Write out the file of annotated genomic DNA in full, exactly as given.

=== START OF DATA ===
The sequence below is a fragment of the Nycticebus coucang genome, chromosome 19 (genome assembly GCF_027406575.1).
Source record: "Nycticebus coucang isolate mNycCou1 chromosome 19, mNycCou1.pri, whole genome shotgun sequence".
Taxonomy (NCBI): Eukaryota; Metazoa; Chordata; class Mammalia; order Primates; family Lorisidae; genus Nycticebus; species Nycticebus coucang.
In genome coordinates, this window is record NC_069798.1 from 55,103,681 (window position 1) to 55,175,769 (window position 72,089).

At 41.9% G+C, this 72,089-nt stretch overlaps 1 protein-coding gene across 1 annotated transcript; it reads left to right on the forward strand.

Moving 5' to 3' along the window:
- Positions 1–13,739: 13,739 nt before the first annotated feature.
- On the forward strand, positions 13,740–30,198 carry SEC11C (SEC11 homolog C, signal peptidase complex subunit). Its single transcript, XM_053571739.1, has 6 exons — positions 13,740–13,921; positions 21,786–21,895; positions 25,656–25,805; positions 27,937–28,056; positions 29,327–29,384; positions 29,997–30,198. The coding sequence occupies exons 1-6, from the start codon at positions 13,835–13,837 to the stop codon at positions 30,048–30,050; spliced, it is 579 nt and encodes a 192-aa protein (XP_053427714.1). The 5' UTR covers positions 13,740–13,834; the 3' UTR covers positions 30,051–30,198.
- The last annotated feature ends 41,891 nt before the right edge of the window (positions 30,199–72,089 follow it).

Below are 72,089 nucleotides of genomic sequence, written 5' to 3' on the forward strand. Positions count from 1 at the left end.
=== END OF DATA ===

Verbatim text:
The sequence below is a fragment of the Nycticebus coucang genome, chromosome 19 (genome assembly GCF_027406575.1).
Source record: "Nycticebus coucang isolate mNycCou1 chromosome 19, mNycCou1.pri, whole genome shotgun sequence".
Taxonomy (NCBI): Eukaryota; Metazoa; Chordata; class Mammalia; order Primates; family Lorisidae; genus Nycticebus; species Nycticebus coucang.
In genome coordinates, this window is record NC_069798.1 from 55,103,681 (window position 1) to 55,175,769 (window position 72,089).

At 41.9% G+C, this 72,089-nt stretch overlaps 1 protein-coding gene across 1 annotated transcript; it reads left to right on the forward strand.

Moving 5' to 3' along the window:
- Positions 1–13,739: 13,739 nt before the first annotated feature.
- On the forward strand, positions 13,740–30,198 carry SEC11C (SEC11 homolog C, signal peptidase complex subunit). Its single transcript, XM_053571739.1, has 6 exons — positions 13,740–13,921; positions 21,786–21,895; positions 25,656–25,805; positions 27,937–28,056; positions 29,327–29,384; positions 29,997–30,198. The coding sequence occupies exons 1-6, from the start codon at positions 13,835–13,837 to the stop codon at positions 30,048–30,050; spliced, it is 579 nt and encodes a 192-aa protein (XP_053427714.1). The 5' UTR covers positions 13,740–13,834; the 3' UTR covers positions 30,051–30,198.
- The last annotated feature ends 41,891 nt before the right edge of the window (positions 30,199–72,089 follow it).

Below are 72,089 nucleotides of genomic sequence, written 5' to 3' on the forward strand. Positions count from 1 at the left end.